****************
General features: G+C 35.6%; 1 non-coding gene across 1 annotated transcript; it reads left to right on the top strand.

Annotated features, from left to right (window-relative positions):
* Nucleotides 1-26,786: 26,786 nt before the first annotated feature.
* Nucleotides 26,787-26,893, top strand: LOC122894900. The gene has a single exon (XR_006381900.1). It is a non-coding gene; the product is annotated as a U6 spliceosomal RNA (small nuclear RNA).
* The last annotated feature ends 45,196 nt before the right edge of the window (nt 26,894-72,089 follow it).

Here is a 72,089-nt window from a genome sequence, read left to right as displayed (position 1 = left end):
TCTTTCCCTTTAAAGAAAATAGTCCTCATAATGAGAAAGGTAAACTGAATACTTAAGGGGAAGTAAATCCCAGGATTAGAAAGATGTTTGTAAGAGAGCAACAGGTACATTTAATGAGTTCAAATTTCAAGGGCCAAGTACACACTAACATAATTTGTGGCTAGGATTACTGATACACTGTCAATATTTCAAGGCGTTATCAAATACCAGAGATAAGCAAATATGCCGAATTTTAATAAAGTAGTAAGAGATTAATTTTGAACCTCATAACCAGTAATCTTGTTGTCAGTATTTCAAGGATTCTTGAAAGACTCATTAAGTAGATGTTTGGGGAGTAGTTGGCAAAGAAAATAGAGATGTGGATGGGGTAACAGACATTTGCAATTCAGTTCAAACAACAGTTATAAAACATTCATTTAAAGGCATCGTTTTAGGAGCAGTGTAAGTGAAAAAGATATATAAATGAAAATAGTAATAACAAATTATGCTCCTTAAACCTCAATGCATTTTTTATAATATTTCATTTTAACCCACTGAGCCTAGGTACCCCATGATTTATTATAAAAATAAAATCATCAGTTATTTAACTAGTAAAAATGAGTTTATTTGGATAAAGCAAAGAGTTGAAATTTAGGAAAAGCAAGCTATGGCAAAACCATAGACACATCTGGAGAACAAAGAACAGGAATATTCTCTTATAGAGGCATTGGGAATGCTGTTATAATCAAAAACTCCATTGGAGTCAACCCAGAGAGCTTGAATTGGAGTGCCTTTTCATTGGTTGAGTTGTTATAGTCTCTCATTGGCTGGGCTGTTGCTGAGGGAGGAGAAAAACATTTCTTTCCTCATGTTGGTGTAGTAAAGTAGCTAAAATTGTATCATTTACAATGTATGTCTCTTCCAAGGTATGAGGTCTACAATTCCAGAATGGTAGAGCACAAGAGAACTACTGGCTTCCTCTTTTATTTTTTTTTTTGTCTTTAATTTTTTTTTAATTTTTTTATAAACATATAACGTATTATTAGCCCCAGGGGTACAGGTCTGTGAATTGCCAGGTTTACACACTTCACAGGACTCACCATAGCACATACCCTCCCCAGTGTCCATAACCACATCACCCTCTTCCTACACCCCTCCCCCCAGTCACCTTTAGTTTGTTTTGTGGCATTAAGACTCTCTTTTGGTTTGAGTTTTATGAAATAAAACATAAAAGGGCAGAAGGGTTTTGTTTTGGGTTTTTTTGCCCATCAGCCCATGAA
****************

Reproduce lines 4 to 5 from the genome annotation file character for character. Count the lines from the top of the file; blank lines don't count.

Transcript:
* Nucleotides 26,787-26,893, top strand: LOC122894900. The gene has a single exon (XR_006381900.1). It is a non-coding gene; the product is annotated as a U6 spliceosomal RNA (small nuclear RNA).
* The last annotated feature ends 45,196 nt before the right edge of the window (nt 26,894-72,089 follow it).